By Kimberly Gadette (doddleNEWS)
The primary horror in The Harvest comes from watching the superlative talents of Michael Shannon and Samantha Morton wasted on such secondary swill.
Since John McNaughton hasn’t made a feature for 13 years (2003’s little-seen Speaking of Sex), the fact that he’s returned to his early roots as a horror/thriller director gives The Harvest far more attention than it deserves. Surprisingly, the director who brought us 1998’s crazily crafted Wild Things disappoints with a movie that is tedious, slow-paced and rife with veteran actors relegated to one-note performances. We may forgive first-time writer Stephen Lancellotti’s uninspired script, but McNaughton? Not a chance.
Bookended by little-league baseball games (the motif carries throughout, not that it has any viable resonance), The Harvest focuses on one miserable family. We are first greeted by a crow cawing outside a sick boy’s window. Serving as a double portent, the crow/raven suggests impending death while, at the same time, it attempts to feed itself on withering corn stalks. OK, we get it, it’s a rather poor “harvest.”
Speaking of withering, we then meet bedridden young Andy (Charlie Tahan), primarily confined to a wheelchair as his condition – perhaps a failing liver? – weakens. Hovering angrily over him is his stern taskmaster mother, pediatric surgeon Dr. Young. (Akin to Morton’s performance, even her character’s name is without subtlety, i.e., Dr. Young, doctor to the young.) Shrinking in the background is Andy’s stay-at-home father and one-time nurse (Michael Shannon), who’s derided at every opportunity by his nasty, controlling wife. When Mom lectures the home-schooled Andy on the importance of doing his lessons, she says, “If you don’t study, you’ll grow up to be a nurse.” “Like Dad?” asks Andy. “Exactly.”
Other than babysitting Andy, Dad is assigned the task of acquiring ill-gotten meds on the side from a moony-eyed drug rep (Meadow Williams). These drugs, in turn, engender the unhappy couple’s belabored argument that Nurse Dad thinks Doctor Mom is administering the multiple medications too aggressively, causing their son more harm than good. Arrogant to a fault, she assures her husband that she knows best.Along comes a bit of a fresh air in the guise of the teenage Maryann (Natasha Calis), a new resident of this small burg who, due to the recent death of her parents, is now living with her sweet but rather dim grandparents (Peter Fonda, Leslie Lyles). For some reason, this bright and attractive girl can’t seem to make a single friend at her new school. Instead, she focuses all her attention on neighbor Andy. The more Mom slams doors and windows in Maryann’s face, the more the girl pushes back. Can Maryann figure out what’s going on with poor Andy & Co.? Can she alone rescue a boy in a wheelchair? Is there any chance that she might consider alerting the local authorities? The most emotion that The Harvest elicited in this viewer – and not until the third act – was a constant screaming at the screen to please, please, Maryann, call the police!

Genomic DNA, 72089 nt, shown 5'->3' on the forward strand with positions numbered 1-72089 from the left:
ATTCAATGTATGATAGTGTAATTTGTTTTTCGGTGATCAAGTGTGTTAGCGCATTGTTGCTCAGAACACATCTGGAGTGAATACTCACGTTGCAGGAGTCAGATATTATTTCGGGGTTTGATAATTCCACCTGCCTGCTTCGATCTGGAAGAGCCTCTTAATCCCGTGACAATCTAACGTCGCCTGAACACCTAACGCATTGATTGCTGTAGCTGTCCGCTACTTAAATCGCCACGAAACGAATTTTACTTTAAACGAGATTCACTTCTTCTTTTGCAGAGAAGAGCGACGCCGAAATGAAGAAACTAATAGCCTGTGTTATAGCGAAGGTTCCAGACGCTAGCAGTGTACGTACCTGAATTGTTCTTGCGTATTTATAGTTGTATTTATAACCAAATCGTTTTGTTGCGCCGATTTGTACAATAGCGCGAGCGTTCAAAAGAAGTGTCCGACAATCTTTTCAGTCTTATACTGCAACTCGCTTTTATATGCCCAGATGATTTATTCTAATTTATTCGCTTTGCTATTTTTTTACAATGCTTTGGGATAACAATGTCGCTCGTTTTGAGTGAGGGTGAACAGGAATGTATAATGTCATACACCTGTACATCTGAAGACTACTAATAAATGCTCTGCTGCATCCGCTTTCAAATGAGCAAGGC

It’s surprising that veteran film director McNaughton imbues the film with such little tension. It’s not just the flat performances, but the overly-theatrical scenes that annoy. Such as when the camera lingers on a tableau of Grandma lovingly holding Grandpa’s shoulder as they freeze in a golden light, gazing after their stubborn granddaughter. Or a wistful scene between Grandpa and Maryann in the attic. Or the frequent, ochre-tinted walks through the leafless woods to Andy’s house.
The lack of simple logic confounds. At one point, the petite Maryann lifts Andy out the bedroom window, struggling to get the boy and his heavy wheelchair down the steep stairs. Any thought as to how she might get him back into his room? When Mom walks into her home, she’s suddenly imbued with the skills of a bloodhound, sniffing out clues that aren’t apparent to the human eye. While hiding from evil Mom, Maryann covers her mouth. Why? She’s alone; who’s she going to have a chat with? And if Fonda’s Grandpa is supposedly so shrewd, why immediately dismiss his granddaughter’s concerns about Andy?
Andy certainly doesn’t deserve the treatment meted out by his mean-spirited mom. That said, we don’t deserve even worse treatment by having to sit through it all.
Rating on a scale of 5 quacks: 1.5
Release date (ltd) and VOD: April 10, 2015
Directed by: John McNaughton
Screenplay by: Stephen Lancellotti
Cast: Samantha Morton, Michael Shannon, Peter Fonda, Natasha Calis, Charlie Tahan
Running Time: 104 minutes